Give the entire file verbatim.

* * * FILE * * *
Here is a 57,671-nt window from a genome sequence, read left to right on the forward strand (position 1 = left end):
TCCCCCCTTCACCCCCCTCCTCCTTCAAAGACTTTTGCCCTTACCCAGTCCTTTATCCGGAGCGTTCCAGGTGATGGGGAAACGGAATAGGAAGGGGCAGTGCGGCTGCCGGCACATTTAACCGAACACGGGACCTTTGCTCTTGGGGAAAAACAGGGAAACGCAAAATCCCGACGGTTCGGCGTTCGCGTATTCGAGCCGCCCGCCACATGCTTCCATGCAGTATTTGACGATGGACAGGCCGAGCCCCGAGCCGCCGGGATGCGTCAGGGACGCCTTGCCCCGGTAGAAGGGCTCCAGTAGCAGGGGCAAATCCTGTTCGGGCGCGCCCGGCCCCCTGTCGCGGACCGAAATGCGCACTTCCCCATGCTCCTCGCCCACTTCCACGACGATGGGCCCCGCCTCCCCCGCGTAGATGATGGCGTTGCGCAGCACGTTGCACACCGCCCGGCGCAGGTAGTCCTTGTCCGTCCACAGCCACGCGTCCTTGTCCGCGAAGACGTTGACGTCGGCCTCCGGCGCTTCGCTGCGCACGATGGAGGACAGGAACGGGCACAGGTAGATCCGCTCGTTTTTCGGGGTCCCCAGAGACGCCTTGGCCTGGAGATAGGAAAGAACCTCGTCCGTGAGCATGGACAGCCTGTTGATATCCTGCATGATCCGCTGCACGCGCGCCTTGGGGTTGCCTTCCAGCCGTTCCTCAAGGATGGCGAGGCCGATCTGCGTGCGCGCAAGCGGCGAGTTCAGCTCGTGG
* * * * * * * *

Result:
Here is a 57,671-nt window from a genome sequence, read left to right on the forward strand (position 1 = left end):
TCCCCCCTTCACCCCCCTCCTCCTTCAAAGACTTTTGCCCTTACCCAGTCCTTTATCCGGAGCGTTCCAGGTGATGGGGAAACGGAATAGGAAGGGGCAGTGCGGCTGCCGGCACATTTAACCGAACACGGGACCTTTGCTCTTGGGGAAAAACAGGGAAACGCAAAATCCCGACGGTTCGGCGTTCGCGTATTCGAGCCGCCCGCCACATGCTTCCATGCAGTATTTGACGATGGACAGGCCGAGCCCCGAGCCGCCGGGATGCGTCAGGGACGCCTTGCCCCGGTAGAAGGGCTCCAGTAGCAGGGGCAAATCCTGTTCGGGCGCGCCCGGCCCCCTGTCGCGGACCGAAATGCGCACTTCCCCATGCTCCTCGCCCACTTCCACGACGATGGGCCCCGCCTCCCCCGCGTAGATGATGGCGTTGCGCAGCACGTTGCACACCGCCCGGCGCAGGTAGTCCTTGTCCGTCCACAGCCACGCGTCCTTGTCCGCGAAGACGTTGACGTCGGCCTCCGGCGCTTCGCTGCGCACGATGGAGGACAGGAACGGGCACAGGTAGATCCGCTCGTTTTTCGGGGTCCCCAGAGACGCCTTGGCCTGGAGATAGGAAAGAACCTCGTCCGTGAGCATGGACAGCCTGTTGATATCCTGCATGATCCGCTGCACGCGCGCCTTGGGGTTGCCTTCCAGCCGTTCCTCAAGGATGGCGAGGCCGATCTGCGTGCGCGCAAGCGGCGAGTTCAGCTCGTGG